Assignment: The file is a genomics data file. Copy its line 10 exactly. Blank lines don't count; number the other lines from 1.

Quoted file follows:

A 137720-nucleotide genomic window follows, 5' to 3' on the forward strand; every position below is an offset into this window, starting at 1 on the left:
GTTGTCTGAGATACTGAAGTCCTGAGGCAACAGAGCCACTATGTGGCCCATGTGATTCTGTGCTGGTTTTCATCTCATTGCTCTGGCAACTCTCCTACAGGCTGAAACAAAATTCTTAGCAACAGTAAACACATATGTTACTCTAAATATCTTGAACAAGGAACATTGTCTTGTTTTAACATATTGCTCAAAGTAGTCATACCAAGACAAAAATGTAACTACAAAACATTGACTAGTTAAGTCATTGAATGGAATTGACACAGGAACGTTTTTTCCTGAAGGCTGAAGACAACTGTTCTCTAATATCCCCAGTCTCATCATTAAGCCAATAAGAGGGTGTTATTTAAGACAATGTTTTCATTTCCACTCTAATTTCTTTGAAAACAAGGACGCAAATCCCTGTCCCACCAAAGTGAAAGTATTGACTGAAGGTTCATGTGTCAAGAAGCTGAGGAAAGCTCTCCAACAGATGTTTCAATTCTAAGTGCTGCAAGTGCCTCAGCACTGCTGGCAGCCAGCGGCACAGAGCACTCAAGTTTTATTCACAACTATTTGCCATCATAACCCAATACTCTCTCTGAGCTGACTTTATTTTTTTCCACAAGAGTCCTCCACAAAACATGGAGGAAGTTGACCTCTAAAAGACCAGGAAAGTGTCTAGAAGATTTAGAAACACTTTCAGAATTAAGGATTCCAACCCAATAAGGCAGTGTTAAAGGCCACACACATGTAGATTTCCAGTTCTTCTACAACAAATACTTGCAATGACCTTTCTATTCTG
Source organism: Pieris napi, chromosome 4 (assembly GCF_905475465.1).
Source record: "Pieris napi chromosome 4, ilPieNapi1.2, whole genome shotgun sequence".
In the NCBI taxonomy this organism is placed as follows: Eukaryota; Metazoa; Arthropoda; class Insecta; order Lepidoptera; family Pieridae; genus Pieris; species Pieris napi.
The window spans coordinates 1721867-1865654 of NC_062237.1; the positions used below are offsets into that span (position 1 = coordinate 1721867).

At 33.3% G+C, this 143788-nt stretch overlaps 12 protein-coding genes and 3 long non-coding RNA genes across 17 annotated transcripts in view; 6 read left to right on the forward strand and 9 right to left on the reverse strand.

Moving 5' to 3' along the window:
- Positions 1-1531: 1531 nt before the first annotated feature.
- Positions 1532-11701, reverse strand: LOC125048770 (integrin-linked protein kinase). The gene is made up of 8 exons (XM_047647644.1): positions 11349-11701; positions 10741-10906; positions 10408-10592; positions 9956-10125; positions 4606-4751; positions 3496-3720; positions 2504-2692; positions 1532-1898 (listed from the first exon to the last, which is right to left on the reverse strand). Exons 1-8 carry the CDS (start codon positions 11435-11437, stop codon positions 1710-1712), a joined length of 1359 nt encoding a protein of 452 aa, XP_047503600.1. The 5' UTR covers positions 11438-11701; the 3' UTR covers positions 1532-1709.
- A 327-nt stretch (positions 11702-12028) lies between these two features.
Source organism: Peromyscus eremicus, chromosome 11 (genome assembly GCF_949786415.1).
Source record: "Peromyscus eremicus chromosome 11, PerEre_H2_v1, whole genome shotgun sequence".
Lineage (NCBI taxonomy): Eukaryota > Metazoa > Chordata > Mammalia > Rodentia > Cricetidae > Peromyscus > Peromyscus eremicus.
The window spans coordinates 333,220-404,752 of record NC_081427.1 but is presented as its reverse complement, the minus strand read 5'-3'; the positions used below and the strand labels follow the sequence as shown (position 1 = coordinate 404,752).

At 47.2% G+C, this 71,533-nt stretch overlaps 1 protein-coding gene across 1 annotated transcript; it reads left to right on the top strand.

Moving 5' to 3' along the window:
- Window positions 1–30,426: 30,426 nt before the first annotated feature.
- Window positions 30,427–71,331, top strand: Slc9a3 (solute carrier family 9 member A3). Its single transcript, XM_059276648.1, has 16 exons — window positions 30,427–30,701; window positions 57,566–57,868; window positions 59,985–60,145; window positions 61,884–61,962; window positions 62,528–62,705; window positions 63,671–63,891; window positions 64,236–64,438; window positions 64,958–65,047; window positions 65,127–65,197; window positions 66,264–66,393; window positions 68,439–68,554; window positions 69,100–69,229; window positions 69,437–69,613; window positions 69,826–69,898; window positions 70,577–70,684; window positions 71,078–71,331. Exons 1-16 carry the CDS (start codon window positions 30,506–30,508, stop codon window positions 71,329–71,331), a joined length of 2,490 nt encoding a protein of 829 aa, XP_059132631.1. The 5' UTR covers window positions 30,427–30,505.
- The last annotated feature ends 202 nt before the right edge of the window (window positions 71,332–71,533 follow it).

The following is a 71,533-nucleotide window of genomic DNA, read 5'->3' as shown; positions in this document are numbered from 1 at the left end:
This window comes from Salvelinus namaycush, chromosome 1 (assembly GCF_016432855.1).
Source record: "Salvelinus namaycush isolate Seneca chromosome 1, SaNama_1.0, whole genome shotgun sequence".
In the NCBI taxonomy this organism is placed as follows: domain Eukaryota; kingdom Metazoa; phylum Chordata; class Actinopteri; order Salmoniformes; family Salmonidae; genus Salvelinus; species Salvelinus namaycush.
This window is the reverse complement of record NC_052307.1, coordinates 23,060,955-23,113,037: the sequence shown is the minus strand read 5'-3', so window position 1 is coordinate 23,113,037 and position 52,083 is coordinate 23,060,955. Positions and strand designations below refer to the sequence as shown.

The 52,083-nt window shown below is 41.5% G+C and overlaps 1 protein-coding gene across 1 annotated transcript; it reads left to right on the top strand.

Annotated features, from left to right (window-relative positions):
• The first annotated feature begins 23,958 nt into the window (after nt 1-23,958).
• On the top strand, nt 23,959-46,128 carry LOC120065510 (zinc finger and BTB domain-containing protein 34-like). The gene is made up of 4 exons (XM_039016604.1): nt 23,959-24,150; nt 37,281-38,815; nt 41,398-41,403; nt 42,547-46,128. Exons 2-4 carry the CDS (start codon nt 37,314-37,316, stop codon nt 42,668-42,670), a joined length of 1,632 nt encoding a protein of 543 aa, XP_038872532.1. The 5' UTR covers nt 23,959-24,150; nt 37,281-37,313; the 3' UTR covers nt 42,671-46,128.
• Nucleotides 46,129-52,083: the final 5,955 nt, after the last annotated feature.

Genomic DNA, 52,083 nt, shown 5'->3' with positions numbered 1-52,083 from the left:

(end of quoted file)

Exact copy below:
- Positions 1532-11701, reverse strand: LOC125048770 (integrin-linked protein kinase). The gene is made up of 8 exons (XM_047647644.1): positions 11349-11701; positions 10741-10906; positions 10408-10592; positions 9956-10125; positions 4606-4751; positions 3496-3720; positions 2504-2692; positions 1532-1898 (listed from the first exon to the last, which is right to left on the reverse strand). Exons 1-8 carry the CDS (start codon positions 11435-11437, stop codon positions 1710-1712), a joined length of 1359 nt encoding a protein of 452 aa, XP_047503600.1. The 5' UTR covers positions 11438-11701; the 3' UTR covers positions 1532-1709.